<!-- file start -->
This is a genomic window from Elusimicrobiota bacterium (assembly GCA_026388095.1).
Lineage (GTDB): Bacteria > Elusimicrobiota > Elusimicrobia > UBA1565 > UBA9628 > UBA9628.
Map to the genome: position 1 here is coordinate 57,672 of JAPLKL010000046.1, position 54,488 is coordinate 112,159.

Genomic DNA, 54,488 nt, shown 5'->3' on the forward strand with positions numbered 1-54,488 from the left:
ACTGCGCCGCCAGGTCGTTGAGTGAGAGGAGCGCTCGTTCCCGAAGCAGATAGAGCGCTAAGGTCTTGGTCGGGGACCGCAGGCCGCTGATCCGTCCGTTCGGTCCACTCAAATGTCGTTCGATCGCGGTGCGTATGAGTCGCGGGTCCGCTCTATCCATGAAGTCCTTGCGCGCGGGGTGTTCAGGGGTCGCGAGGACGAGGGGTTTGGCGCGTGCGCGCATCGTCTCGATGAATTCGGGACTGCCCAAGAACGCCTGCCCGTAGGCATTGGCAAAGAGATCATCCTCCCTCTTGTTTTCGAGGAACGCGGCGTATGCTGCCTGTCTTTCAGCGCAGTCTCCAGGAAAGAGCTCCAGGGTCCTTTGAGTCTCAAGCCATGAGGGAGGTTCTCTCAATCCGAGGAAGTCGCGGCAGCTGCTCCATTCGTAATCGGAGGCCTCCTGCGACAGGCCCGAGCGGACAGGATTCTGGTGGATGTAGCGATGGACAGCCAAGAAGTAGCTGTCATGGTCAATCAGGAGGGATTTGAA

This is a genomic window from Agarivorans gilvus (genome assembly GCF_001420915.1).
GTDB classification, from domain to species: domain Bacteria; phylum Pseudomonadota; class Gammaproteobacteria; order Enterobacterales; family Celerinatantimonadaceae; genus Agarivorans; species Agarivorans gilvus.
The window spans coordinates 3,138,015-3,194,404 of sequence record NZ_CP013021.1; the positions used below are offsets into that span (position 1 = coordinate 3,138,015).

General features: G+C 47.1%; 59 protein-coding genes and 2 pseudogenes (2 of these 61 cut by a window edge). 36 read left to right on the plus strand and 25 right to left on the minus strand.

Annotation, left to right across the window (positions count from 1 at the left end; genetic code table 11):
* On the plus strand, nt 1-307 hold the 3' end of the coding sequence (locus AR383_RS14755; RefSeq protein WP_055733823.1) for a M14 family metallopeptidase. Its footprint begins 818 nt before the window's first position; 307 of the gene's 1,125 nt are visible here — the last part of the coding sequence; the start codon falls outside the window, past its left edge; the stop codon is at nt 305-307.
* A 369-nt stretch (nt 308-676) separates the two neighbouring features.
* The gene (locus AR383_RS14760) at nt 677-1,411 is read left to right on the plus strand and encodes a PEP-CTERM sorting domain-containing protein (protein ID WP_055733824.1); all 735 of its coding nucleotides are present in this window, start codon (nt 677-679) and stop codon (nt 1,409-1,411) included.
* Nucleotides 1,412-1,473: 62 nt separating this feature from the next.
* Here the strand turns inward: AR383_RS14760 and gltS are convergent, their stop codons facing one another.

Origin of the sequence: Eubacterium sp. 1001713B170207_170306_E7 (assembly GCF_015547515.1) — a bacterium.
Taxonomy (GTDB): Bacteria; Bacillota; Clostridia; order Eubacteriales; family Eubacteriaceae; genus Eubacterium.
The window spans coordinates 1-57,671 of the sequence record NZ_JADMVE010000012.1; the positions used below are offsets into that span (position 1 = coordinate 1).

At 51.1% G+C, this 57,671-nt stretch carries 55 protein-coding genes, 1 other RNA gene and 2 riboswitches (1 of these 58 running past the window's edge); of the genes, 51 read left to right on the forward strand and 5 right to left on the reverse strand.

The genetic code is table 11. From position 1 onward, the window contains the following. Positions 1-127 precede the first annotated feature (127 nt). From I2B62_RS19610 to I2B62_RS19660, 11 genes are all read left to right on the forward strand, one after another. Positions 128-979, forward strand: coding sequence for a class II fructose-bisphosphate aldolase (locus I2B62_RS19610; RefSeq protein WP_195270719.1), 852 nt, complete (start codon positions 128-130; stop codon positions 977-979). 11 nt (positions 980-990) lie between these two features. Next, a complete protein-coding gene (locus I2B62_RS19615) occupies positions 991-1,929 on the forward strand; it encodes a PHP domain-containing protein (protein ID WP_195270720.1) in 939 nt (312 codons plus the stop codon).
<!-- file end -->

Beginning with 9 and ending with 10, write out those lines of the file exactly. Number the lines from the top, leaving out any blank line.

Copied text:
General features: G+C 47.1%; 59 protein-coding genes and 2 pseudogenes (2 of these 61 cut by a window edge). 36 read left to right on the plus strand and 25 right to left on the minus strand.

Annotation, left to right across the window (positions count from 1 at the left end; genetic code table 11):